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Pallone: TrumpCare will Intensify the Opioid Crisis

Mar 21, 2017
Press Release
“Repealing the ACA and cutting Medicaid by nearly a trillion dollars over the next ten years, will do nothing but undermine our efforts to treat Americans who are suffering from an opioid addiction”

Energy and Commerce Committee Ranking Member Frank Pallone, Jr. emphasized that the Republican TrumpCare proposal will sabotage efforts to address the national opioid epidemic today at a Subcommittee on Oversight and Investigations hearing titled, “Fentanyl: The Next Wave of the Opioid Crisis:”

Mr. Chairman, the opioid epidemic in our country continues to grow at an alarming rate.  In 2015, more than 33,000 Americans died of an opioid overdose, and more than 2 million individuals had an opioid use disorder.  According to the Center for Disease Control, 91 Americans die every day from an opioid overdose. 

Today we are focusing on fentanyl, a powerful synthetic opioid that is 50 times more potent than heroin and up to 100 times more potent than morphine.

Because of its potency, fentanyl is a dangerous substitute for heroin and results in frequent overdoses that can cause respiratory depression and even death.  The number of overdose deaths is rapidly increasing.  

The death rate from synthetic opioids, other than methadone, increased by 72 percent from 2014 to 2015.  This substantial increase in the death rate from synthetic opioids is largely attributable to the increased availability of illicit fentanyl. 

I want to thank our witnesses today for their testimony and work on this very important issue.  Fentanyl is dangerous not only to users, but also to our law enforcement and public health officials on the front lines of this epidemic. 

And I look forward to working together to explore ways that we can better confront the supply of the fentanyl now plaguing our communities. 

I would also like to talk today about the treatment side of the opioid epidemic. 

Just two weeks ago, Committee Republicans rushed TrumpCare through the Committee, a bill which repeals the Affordable Care Act.  The ACA has been instrumental in addressing the current opioid crisis, and, inexcusably, TrumpCare would only exacerbate the crisis.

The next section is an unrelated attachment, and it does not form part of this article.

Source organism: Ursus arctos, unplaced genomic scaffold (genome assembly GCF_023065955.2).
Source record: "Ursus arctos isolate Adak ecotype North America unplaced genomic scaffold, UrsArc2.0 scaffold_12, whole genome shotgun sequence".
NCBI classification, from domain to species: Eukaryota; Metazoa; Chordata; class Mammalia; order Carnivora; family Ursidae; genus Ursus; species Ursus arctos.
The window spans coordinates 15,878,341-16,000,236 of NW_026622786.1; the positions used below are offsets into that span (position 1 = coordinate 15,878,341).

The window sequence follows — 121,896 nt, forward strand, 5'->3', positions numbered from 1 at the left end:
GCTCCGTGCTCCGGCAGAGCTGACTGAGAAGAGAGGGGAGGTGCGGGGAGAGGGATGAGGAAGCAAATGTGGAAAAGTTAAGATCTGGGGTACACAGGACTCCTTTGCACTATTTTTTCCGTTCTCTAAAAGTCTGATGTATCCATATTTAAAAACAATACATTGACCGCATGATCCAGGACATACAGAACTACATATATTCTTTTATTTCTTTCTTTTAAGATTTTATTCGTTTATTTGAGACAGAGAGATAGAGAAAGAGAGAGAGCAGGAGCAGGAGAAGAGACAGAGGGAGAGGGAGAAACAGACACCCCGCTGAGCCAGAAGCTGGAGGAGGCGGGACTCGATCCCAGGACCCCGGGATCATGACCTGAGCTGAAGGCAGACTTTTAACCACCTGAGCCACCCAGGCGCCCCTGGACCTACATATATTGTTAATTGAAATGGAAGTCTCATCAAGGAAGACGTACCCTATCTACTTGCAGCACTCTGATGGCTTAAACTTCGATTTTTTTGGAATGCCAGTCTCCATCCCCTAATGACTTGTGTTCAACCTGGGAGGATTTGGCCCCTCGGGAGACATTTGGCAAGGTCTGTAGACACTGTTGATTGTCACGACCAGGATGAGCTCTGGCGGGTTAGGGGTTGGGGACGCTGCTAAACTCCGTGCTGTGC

Thanks to Medicaid Expansion under the ACA, 1.6 million people with substance use disorders now can receive the treatment they need in the 31 states and Washington D.C. that expanded the program.  TrumpCare effectively ends Medicaid Expansion in 2020. 

According to the Congressional Budget Office, TrumpCare also cuts $880 billion in federal outlays for Medicaid over the next ten years, which will severely undermine our efforts to fight the opioid crisis.  These drastic cuts in Medicaid, made possible by Republican plans to end Medicaid Expansion and to cap the program, will ration care for millions of Americans, including the rationing of substance abuse treatment.  

TrumpCare also repeals Essential Health Benefits for Medicaid expansion enrollees at the end of 2019.  States would no longer have to offer benefits like substance abuse, mental health services or prescription drugs to millions of Americans who rely on such care.  

Repealing the mental and substance use disorder coverage provisions of the ACA would remove approximately $5.5 billion annually from the treatment of low income people with mental and substance use disorders.

Repeal will take away care from those who are actively seeking treatment and preventive services.  We simply cannot afford to eliminate this care in what is oftentimes a life and death situation.  TrumpCare, threatens access to life-saving treatment for more than one million people with opioid disorders.

Our hearing today explores the fentanyl problem.  However, I would argue that this issue is a part of a much wider opioid problem we are battling.  To address this problem, we must make sure Americans with substance abuse disorders can access effective treatment.

Mr. Chairman, I want to work with you to confront fentanyl and the larger opioid problem.  However, repealing the ACA and cutting Medicaid by nearly a trillion dollars over the next ten years, will do nothing but undermine our efforts to treat Americans who are suffering from an opioid addiction. 

We will not be able to arrest our way out of this problem.  Without adequate treatment options for those suffering from an opioid addiction, this problem will only worsen, and so will the deaths and destruction we have seen play out across the U.S.

Thank you and I yield back.

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